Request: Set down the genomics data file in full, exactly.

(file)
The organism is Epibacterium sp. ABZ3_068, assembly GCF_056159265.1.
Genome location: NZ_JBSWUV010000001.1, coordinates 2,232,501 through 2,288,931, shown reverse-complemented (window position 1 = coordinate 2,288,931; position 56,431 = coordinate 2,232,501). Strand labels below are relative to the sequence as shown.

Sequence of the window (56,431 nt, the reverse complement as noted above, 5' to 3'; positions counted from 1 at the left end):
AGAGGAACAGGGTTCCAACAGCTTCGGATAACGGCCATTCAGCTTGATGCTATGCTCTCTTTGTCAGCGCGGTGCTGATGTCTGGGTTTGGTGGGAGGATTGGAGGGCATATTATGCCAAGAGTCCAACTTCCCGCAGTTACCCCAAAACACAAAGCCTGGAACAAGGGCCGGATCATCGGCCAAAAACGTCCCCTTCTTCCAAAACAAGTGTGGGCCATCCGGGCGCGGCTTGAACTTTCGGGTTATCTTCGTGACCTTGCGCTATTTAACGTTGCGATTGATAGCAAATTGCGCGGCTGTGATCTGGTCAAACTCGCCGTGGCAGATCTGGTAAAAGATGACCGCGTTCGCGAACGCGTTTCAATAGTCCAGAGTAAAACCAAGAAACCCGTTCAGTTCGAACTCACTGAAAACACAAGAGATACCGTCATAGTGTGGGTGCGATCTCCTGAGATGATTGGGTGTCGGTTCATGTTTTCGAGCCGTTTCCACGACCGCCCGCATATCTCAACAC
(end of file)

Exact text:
The organism is Epibacterium sp. ABZ3_068, assembly GCF_056159265.1.
Genome location: NZ_JBSWUV010000001.1, coordinates 2,232,501 through 2,288,931, shown reverse-complemented (window position 1 = coordinate 2,288,931; position 56,431 = coordinate 2,232,501). Strand labels below are relative to the sequence as shown.

Sequence of the window (56,431 nt, the reverse complement as noted above, 5' to 3'; positions counted from 1 at the left end):
AGAGGAACAGGGTTCCAACAGCTTCGGATAACGGCCATTCAGCTTGATGCTATGCTCTCTTTGTCAGCGCGGTGCTGATGTCTGGGTTTGGTGGGAGGATTGGAGGGCATATTATGCCAAGAGTCCAACTTCCCGCAGTTACCCCAAAACACAAAGCCTGGAACAAGGGCCGGATCATCGGCCAAAAACGTCCCCTTCTTCCAAAACAAGTGTGGGCCATCCGGGCGCGGCTTGAACTTTCGGGTTATCTTCGTGACCTTGCGCTATTTAACGTTGCGATTGATAGCAAATTGCGCGGCTGTGATCTGGTCAAACTCGCCGTGGCAGATCTGGTAAAAGATGACCGCGTTCGCGAACGCGTTTCAATAGTCCAGAGTAAAACCAAGAAACCCGTTCAGTTCGAACTCACTGAAAACACAAGAGATACCGTCATAGTGTGGGTGCGATCTCCTGAGATGATTGGGTGTCGGTTCATGTTTTCGAGCCGTTTCCACGACCGCCCGCATATCTCAACAC